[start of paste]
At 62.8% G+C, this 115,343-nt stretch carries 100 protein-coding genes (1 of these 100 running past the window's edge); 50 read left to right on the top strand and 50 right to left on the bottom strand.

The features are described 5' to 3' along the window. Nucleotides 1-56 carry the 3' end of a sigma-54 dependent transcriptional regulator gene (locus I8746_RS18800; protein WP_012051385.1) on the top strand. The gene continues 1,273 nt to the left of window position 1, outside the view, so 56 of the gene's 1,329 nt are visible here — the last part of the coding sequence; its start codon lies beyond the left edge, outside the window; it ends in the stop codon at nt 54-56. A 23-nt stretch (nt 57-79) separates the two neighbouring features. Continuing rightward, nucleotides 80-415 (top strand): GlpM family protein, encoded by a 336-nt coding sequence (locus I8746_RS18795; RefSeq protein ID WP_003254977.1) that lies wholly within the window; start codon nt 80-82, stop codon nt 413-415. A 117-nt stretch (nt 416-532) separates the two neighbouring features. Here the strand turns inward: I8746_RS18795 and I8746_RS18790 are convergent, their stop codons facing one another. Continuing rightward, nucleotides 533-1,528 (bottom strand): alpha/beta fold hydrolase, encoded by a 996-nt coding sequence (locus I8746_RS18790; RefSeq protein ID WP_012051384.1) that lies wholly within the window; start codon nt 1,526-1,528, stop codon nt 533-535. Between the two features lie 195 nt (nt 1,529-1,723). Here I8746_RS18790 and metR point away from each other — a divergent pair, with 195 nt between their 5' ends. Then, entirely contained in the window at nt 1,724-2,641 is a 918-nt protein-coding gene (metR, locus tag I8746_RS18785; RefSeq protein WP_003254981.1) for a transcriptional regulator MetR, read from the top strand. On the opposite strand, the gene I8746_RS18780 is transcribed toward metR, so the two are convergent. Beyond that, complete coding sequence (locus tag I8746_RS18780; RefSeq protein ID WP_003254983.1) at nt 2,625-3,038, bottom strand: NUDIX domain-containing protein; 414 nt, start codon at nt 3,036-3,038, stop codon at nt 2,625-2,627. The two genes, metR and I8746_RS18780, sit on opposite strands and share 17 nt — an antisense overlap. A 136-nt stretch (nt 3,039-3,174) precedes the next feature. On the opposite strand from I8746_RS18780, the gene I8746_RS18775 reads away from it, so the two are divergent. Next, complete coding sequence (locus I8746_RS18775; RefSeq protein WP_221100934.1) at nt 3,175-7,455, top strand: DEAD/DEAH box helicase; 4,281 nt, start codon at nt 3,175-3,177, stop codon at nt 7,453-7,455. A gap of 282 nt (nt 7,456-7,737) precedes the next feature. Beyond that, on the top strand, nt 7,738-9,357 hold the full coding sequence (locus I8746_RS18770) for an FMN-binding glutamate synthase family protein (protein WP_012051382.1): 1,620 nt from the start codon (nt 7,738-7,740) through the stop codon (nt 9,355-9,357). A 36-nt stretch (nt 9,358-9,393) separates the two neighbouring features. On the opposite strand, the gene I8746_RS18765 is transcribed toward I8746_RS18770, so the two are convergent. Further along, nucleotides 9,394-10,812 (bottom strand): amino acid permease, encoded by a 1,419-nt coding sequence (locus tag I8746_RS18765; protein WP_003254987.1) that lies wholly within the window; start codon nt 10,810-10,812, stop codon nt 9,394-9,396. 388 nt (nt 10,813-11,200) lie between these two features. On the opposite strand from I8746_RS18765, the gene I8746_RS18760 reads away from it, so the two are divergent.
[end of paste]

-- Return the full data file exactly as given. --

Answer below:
At 62.8% G+C, this 115,343-nt stretch carries 100 protein-coding genes (1 of these 100 running past the window's edge); 50 read left to right on the top strand and 50 right to left on the bottom strand.

The features are described 5' to 3' along the window. Nucleotides 1-56 carry the 3' end of a sigma-54 dependent transcriptional regulator gene (locus I8746_RS18800; protein WP_012051385.1) on the top strand. The gene continues 1,273 nt to the left of window position 1, outside the view, so 56 of the gene's 1,329 nt are visible here — the last part of the coding sequence; its start codon lies beyond the left edge, outside the window; it ends in the stop codon at nt 54-56. A 23-nt stretch (nt 57-79) separates the two neighbouring features. Continuing rightward, nucleotides 80-415 (top strand): GlpM family protein, encoded by a 336-nt coding sequence (locus I8746_RS18795; RefSeq protein ID WP_003254977.1) that lies wholly within the window; start codon nt 80-82, stop codon nt 413-415. A 117-nt stretch (nt 416-532) separates the two neighbouring features. Here the strand turns inward: I8746_RS18795 and I8746_RS18790 are convergent, their stop codons facing one another. Continuing rightward, nucleotides 533-1,528 (bottom strand): alpha/beta fold hydrolase, encoded by a 996-nt coding sequence (locus I8746_RS18790; RefSeq protein ID WP_012051384.1) that lies wholly within the window; start codon nt 1,526-1,528, stop codon nt 533-535. Between the two features lie 195 nt (nt 1,529-1,723). Here I8746_RS18790 and metR point away from each other — a divergent pair, with 195 nt between their 5' ends. Then, entirely contained in the window at nt 1,724-2,641 is a 918-nt protein-coding gene (metR, locus tag I8746_RS18785; RefSeq protein WP_003254981.1) for a transcriptional regulator MetR, read from the top strand. On the opposite strand, the gene I8746_RS18780 is transcribed toward metR, so the two are convergent. Beyond that, complete coding sequence (locus tag I8746_RS18780; RefSeq protein ID WP_003254983.1) at nt 2,625-3,038, bottom strand: NUDIX domain-containing protein; 414 nt, start codon at nt 3,036-3,038, stop codon at nt 2,625-2,627. The two genes, metR and I8746_RS18780, sit on opposite strands and share 17 nt — an antisense overlap. A 136-nt stretch (nt 3,039-3,174) precedes the next feature. On the opposite strand from I8746_RS18780, the gene I8746_RS18775 reads away from it, so the two are divergent. Next, complete coding sequence (locus I8746_RS18775; RefSeq protein WP_221100934.1) at nt 3,175-7,455, top strand: DEAD/DEAH box helicase; 4,281 nt, start codon at nt 3,175-3,177, stop codon at nt 7,453-7,455. A gap of 282 nt (nt 7,456-7,737) precedes the next feature. Beyond that, on the top strand, nt 7,738-9,357 hold the full coding sequence (locus I8746_RS18770) for an FMN-binding glutamate synthase family protein (protein WP_012051382.1): 1,620 nt from the start codon (nt 7,738-7,740) through the stop codon (nt 9,355-9,357). A 36-nt stretch (nt 9,358-9,393) separates the two neighbouring features. On the opposite strand, the gene I8746_RS18765 is transcribed toward I8746_RS18770, so the two are convergent. Further along, nucleotides 9,394-10,812 (bottom strand): amino acid permease, encoded by a 1,419-nt coding sequence (locus tag I8746_RS18765; protein WP_003254987.1) that lies wholly within the window; start codon nt 10,810-10,812, stop codon nt 9,394-9,396. 388 nt (nt 10,813-11,200) lie between these two features. On the opposite strand from I8746_RS18765, the gene I8746_RS18760 reads away from it, so the two are divergent.